How does Cisco put us at risk?

By Zhang Lulu
0 Comment(s)Print E-mail, June 21, 2013
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As the Prism scandal, the secret U.S. National Security Agency (NSA) Internet surveillance program leaked by whistleblower Edward Snowden, continues to unfold, it has thus far provoked wide discussion regarding the purchase of networking equipment by the Chinese government and enterprises, as well as their security holes – as uncovered by the recent controversy.

According to Snowden, the NSA has monitored China's networks and computers through Cisco routers. Although Cisco Systems Inc., the giant networking equipment supplier, issued a statement denying any involvement in the surveillance program on June 19 for the first time after the exposure of the Prism project, it indeed plays a part in building almost all major network projects in China, covering key sectors such as the government, customs, postal services, finance, railways, civil aviation, medical treatment and military security. Additionally, Cisco also has a hand in the construction of the networking infrastructure of both China Telecom and China Unicom, two of China's tycoon telecommunication providers.

Meanwhile, Cisco is also the major supplier of the U.S. government and military communications and networking equipment. Security experts are hence concerned that once a war breaks out, the U.S. government may use globally-covered Cisco products in order to launch a fatal cyber attack on its enemies.

Government and enterprise procurement security

The U.S. House of Representatives Intelligence Committee issued a report in 2012, claiming that the U.S. telecommunications operators should avoid working with China's Huawei and ZTE, two leading network equipment manufacturers, since they may pose a threat to U.S. national security. In the same vein, the Indian government, out of concerns for its national security, banned its telecommunications operators from purchasing Chinese equipment as early as May 2010. Both cases show that nations all over the world, out of concerns for their national security, not only take security issues seriously when purchasing equipment, but also demonstrate a strong precautionary consciousness in terms of mandatory requirements.

As for China, although its government and enterprises do pay attention to security issues when purchasing equipment, their main concern still centers on the overall security such as the firewall, intrusion prevention and setting up a DMZ (Demilitarized Zone). Few of them have ever kept a watchful eye on switchboards and other equipment that may access confidential information, according to an unnamed source with Huawei.

Cisco, which now finds itself involved in the Prism controversy, is indeed being accused of acquiring information through routers.

According to the Huawei source, there is a network operating system present in routers and switchboards, which can be used by both users as well as developers. Nevertheless, developers have access to information in the back end that is not available to ordinary users, which the industry refers to as the "back door." The "back door," in other words, is created by developers to access the system without being known to users. As a matter of fact, as long as one taps into the routers on the backbone network, one will have access to thousands of computers instead of having to hack computers one by one. In doing so, the hacker can obtain information from practically any computer.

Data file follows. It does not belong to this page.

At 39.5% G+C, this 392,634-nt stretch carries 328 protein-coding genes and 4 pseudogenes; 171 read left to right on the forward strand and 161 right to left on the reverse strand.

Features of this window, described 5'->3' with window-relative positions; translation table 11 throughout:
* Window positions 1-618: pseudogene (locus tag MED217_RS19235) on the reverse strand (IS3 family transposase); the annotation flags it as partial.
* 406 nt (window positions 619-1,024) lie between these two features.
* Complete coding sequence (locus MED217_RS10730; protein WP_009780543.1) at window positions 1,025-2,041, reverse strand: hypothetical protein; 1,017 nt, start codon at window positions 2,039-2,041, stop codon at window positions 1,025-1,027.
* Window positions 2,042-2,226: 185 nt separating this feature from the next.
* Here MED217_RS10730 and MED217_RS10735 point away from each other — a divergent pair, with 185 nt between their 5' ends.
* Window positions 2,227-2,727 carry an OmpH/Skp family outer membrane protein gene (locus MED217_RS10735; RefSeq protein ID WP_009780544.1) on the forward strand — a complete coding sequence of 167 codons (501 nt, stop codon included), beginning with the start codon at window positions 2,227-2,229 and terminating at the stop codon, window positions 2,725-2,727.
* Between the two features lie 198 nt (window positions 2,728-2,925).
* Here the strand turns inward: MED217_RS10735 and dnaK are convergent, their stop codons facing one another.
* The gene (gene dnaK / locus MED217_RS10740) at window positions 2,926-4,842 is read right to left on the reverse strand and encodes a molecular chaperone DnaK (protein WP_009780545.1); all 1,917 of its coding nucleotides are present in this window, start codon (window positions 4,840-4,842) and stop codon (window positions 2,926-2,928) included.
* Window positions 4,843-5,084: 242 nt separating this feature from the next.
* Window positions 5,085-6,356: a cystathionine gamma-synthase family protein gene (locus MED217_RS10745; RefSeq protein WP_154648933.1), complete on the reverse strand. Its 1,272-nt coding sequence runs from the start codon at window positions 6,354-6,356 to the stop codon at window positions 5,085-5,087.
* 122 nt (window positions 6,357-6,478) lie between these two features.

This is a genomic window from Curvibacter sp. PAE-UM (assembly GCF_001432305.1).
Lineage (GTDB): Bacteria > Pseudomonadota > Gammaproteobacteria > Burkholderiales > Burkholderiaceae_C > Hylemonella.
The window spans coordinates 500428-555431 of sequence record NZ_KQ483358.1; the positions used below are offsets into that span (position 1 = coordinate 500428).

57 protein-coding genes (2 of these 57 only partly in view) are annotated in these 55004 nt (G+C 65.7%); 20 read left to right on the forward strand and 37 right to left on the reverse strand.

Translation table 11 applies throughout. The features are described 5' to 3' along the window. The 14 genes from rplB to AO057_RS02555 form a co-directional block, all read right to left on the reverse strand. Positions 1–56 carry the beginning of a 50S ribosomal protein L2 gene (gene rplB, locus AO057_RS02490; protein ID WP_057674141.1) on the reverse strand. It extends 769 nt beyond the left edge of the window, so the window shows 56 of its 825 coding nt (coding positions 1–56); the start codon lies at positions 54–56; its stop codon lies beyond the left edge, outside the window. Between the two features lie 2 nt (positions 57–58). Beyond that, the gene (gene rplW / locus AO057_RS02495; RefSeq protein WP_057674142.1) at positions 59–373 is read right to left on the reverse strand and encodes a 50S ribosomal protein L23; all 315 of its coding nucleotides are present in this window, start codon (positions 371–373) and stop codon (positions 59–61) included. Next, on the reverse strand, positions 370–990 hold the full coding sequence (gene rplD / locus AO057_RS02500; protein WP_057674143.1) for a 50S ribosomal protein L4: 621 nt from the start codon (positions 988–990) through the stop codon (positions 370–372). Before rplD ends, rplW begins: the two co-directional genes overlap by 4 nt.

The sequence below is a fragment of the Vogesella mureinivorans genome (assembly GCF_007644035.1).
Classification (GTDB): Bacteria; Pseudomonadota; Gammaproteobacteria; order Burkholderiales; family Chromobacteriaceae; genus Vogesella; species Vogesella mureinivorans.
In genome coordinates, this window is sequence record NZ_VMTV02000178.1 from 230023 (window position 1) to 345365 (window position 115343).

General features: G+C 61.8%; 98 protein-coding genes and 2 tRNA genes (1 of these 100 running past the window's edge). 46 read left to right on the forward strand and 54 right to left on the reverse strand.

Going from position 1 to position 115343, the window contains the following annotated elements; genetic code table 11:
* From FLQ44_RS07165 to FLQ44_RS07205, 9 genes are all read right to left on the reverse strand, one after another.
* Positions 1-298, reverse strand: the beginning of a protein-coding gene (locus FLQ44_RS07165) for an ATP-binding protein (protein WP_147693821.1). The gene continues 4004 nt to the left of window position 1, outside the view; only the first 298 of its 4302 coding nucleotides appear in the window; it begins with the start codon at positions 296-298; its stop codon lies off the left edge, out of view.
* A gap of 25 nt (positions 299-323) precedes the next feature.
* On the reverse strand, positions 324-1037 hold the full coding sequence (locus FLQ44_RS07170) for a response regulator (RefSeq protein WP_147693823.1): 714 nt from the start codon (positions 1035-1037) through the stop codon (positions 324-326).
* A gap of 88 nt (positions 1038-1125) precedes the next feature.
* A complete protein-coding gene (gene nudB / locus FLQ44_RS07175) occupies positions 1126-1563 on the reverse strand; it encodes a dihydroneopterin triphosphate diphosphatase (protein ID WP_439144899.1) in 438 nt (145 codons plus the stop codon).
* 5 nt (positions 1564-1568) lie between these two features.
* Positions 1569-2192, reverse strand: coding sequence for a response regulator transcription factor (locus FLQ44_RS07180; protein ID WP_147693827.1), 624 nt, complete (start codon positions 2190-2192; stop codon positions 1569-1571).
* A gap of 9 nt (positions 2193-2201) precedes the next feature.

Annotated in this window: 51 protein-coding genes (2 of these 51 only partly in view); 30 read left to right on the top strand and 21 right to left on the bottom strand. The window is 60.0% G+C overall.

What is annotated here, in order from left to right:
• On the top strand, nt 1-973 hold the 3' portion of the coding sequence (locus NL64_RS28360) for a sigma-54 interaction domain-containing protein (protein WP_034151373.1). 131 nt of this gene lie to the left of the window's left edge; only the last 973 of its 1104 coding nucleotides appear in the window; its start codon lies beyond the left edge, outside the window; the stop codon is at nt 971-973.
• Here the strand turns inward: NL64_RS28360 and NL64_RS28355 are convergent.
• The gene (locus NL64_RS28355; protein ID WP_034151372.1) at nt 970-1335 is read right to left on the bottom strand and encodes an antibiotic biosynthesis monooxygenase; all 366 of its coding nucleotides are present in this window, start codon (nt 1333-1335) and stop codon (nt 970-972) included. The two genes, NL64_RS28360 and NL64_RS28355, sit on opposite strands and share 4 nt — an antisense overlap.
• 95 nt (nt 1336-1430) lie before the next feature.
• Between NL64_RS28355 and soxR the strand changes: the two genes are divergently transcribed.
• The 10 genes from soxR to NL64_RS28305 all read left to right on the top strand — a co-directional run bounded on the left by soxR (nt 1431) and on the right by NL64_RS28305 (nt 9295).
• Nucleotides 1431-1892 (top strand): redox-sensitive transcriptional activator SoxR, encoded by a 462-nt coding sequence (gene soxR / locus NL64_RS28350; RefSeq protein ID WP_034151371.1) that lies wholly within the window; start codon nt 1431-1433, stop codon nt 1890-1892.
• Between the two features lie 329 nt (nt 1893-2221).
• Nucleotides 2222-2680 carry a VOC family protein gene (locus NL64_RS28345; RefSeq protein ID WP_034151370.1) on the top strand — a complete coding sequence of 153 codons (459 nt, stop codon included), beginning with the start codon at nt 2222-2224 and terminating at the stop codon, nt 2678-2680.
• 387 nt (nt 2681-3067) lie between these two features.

How to fix security holes?

When networks security holes are detected, both the Chinese government and enterprises usually remediate through software, hardware and security systems, for instance, purchasing firewalls, managing Internet behavior and adopting various kinds of attack-prevention measures. Few have paid sufficient attention to the information security incurred by router invasion though, according to the industry source.

In fact, the Prism program is not the only case in which an invasion was enabled by means of routers. In 2011, 4,500,000 households in Brazil fell victim to so-called "modem invasion," directing them to fraudulent sites that subsequently copied their online banking credentials -- which resulted in huge financial losses.

The Cisco router issue revealed by the scandal should draw the attention of the Chinese government, enterprises and general public to the issue of information security -- including those systems involving routers.

"The arm cannot beat the thigh"

As revealed by Snowden, not only Cisco, but Google, Yahoo, Microsoft, Apple, Facebook, AOL, PalTalk, Skype, and YouTube have all been involved in the Prism project.

Although Google and Facebook have denied being part of the NSA surveillance program and Microsoft and Yahoo have issued similar statements, the industry source argued, by quoting an old Chinese saying that "the arm cannot beat the thigh," that enterprises are unable to say no to the government if the latter makes any demands. "As to what the government will have access to, that all depends on what they want to have access to."

The issue has also sparked a debate on how enterprises should balance the responsibility for their customers'privacy and the governmental demands of access to information.

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